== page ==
In a recent New York Times article, entitled “Our Dark Century,” Thomas Friedman proposes that the darkness that seems to be descending over the world is not some aberration, but actually a return to the “normal” state of affairs that existed in earlier centuries. “The 15th, 16th, 17th and 18th centuries,” he writes, “were normal. Big countries like China, Russia and Turkey are ruled by fierce leaders with massive power. That’s normal. Small aristocracies in many nations hog gigantic shares of their nations’ wealth. That’s normal.”
I found this thesis quite striking, even disturbing, although on reflection and from a historical perspective, it is probably true. I would like to think that the ideals of liberal democracy, freedom, and equality have become the new “normal,” and that we can look at the tragedies of earlier centuries as something we have grown beyond. But Friedman makes a compelling case for the opposite view, and buttresses his argument by quoting America’s founding fathers, who tried to create a new, enlightened society on the ashes of Europe’s tyrannies, but also recognized the dark forces of human nature that were arrayed against it. Friedman quotes Samuel Adams, who said, “Ambitions and lust for power … are predominant passions in the breasts of most men.” The invasion of the Ukraine, which now dominates world news, happened just days after Friedman’s column, in a sense validating this thesis.
Reading Friedman’s article caused me to reflect on my own life and upbringing, and to re-assess what I thought was “normal” at various times in my life. For example, I grew up in Southern California and went to an integrated high school, with Whites, Blanks, and Latinos in school together. At that time, in the early 60s just before Civil Rights, that state of affairs seemed progressive and “normal,” at least compared to the segregated South. But now as I look back, I remember that in my high school everyone was “tracked.” I don’t know the details of the tracking, or whether they were buttressed by some sort of testing, but tracking was the norm. There was an academic “track,” which is the one mostly the White kids were in, and then there were the vocational tracks—wood shop, metal shop, auto mechanics, home economics—which is where the students of color were. I rarely saw a Black or Latino student in any of my classes. At the time I didn’t think much about it, but now, of course, I realize that this was just another kind of segregation. Segregation was “normal” in America of that time. Everything seemed calm and peaceful. There were tough kids, but the most dangerous weapon they had was a switchblade. Guns were unheard of, there were no mass shootings in schools. Now the conflicts in society that were buried or hidden when I was in school are out in the open and have become deadly. Which state of affairs is “normal?” According to Friedman’s thesis, today’s society of open racial, social, political and class conflict is normal; the peaceful childhood I thought I had was a fiction or a momentary hiatus.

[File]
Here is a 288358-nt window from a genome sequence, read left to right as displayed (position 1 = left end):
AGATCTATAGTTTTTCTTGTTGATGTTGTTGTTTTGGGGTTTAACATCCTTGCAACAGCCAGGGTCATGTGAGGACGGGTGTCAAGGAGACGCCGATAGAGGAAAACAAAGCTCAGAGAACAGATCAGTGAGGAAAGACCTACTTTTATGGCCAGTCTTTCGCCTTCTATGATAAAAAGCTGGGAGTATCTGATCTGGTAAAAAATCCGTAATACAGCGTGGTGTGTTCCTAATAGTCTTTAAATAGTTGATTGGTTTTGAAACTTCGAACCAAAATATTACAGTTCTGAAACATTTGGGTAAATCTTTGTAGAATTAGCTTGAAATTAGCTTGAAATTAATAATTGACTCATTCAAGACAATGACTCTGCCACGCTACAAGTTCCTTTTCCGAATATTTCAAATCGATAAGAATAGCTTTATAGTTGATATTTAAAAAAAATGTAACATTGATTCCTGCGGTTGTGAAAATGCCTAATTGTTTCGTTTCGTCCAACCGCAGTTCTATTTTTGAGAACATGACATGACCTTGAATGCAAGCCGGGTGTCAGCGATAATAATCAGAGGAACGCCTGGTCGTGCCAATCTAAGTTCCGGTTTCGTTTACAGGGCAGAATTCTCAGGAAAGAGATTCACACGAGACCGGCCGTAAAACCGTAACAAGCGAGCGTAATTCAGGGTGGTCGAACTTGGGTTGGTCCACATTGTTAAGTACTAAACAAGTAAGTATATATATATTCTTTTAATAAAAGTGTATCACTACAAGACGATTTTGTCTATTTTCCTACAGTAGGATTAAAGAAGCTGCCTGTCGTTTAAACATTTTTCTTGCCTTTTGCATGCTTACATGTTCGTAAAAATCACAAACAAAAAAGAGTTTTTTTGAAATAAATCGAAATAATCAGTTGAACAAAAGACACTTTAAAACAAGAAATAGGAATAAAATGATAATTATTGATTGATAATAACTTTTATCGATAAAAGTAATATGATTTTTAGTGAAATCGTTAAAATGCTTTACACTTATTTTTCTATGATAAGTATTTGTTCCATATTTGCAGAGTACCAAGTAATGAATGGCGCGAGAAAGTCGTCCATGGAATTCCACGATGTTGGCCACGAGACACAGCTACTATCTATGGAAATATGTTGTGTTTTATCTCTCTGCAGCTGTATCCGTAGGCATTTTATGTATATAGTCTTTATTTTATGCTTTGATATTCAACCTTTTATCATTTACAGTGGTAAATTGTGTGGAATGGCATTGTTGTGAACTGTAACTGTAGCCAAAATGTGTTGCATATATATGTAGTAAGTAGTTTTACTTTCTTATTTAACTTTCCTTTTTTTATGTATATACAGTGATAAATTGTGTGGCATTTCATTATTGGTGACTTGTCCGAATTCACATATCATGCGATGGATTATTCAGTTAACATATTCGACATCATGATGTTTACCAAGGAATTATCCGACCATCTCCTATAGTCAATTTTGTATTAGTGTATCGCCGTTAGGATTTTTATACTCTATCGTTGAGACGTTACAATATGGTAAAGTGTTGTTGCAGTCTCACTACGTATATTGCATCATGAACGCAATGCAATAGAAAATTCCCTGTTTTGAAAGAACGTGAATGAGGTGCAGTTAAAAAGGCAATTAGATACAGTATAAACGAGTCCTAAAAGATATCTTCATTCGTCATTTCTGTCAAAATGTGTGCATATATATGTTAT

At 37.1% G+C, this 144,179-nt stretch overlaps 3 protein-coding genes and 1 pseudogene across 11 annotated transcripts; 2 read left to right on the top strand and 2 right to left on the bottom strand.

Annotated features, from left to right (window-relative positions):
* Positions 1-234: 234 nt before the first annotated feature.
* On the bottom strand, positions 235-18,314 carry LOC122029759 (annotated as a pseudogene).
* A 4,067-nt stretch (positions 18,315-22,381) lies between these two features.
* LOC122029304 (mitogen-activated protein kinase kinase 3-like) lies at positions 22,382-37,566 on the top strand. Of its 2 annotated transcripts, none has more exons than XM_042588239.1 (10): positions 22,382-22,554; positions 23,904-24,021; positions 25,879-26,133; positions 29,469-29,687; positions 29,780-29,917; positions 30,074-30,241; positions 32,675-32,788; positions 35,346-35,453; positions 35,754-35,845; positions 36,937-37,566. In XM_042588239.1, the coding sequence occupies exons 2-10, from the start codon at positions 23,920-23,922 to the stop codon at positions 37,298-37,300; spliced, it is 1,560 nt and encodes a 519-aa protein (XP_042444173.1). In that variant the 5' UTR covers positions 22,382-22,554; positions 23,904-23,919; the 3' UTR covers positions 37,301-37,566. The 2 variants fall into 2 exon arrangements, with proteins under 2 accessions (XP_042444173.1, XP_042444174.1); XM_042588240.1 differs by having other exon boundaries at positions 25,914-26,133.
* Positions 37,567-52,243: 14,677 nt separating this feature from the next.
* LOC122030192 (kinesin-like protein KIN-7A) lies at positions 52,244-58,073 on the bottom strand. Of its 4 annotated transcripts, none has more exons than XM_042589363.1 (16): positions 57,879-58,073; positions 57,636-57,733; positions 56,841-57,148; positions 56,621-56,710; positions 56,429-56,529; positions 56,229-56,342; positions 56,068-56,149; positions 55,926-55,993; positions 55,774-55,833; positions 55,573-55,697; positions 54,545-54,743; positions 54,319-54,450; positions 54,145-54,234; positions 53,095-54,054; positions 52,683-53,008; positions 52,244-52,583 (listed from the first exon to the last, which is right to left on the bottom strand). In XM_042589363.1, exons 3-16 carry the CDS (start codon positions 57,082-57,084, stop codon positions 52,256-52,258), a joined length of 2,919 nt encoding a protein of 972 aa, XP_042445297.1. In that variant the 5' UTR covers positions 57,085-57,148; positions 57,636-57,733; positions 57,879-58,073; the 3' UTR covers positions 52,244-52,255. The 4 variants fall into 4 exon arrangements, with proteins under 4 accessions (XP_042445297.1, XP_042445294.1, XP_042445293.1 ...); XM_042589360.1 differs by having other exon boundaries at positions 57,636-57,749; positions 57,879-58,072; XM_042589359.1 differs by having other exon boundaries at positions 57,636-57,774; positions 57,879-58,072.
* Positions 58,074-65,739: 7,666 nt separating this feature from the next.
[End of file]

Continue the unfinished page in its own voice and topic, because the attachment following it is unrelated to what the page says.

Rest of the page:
For my generation, the “normal” world of conflict and darkness broke into the open first with the civil rights movement, and then with the Vietnam war. When Vietnam hit, we all realized, as though waking up from a hypnotic sleep, that the peaceful world we lived in as teenagers, going to sock hops and listening to Elvis on our radios and record players, was an escapist fiction. The ugly, horrifying world of war which our parents lived through was suddenly back, and this time, for the first time, we could see people being burned and killed on live TV. The “normal” world was back, and the lives of my generation were forever changed.
The same thing has just happened with the war in Ukraine. The whole world has suddenly realized that the last thirty years of so-called post Cold War peace was not the new normal, it was just another hiatus. And this time, instead of being brought the truth of the world on TV, we are seeing it in social media, on our phones. As Friedman quipped in a later column, “welcome to World War Wired.”
Is it good that we are once again waking up, as Friedman says, to a new “dark century?” It’s awful to see, and horrible to contemplate the possible catastrophes that could ensue, but I have to believe that that seeing the truth is necessary, waking up is necessary—although war or mass killings due to the proliferation of guns are a truth of the most awful kind. Maybe that is what happens in the trajectory of a whole human life: at various times we are asleep, and then the “normal” world shakes us awake and we have to change.
In spite of everything, I trust in change, I remain an optimist, and cling to hope. The alternative is too depressing to contemplate.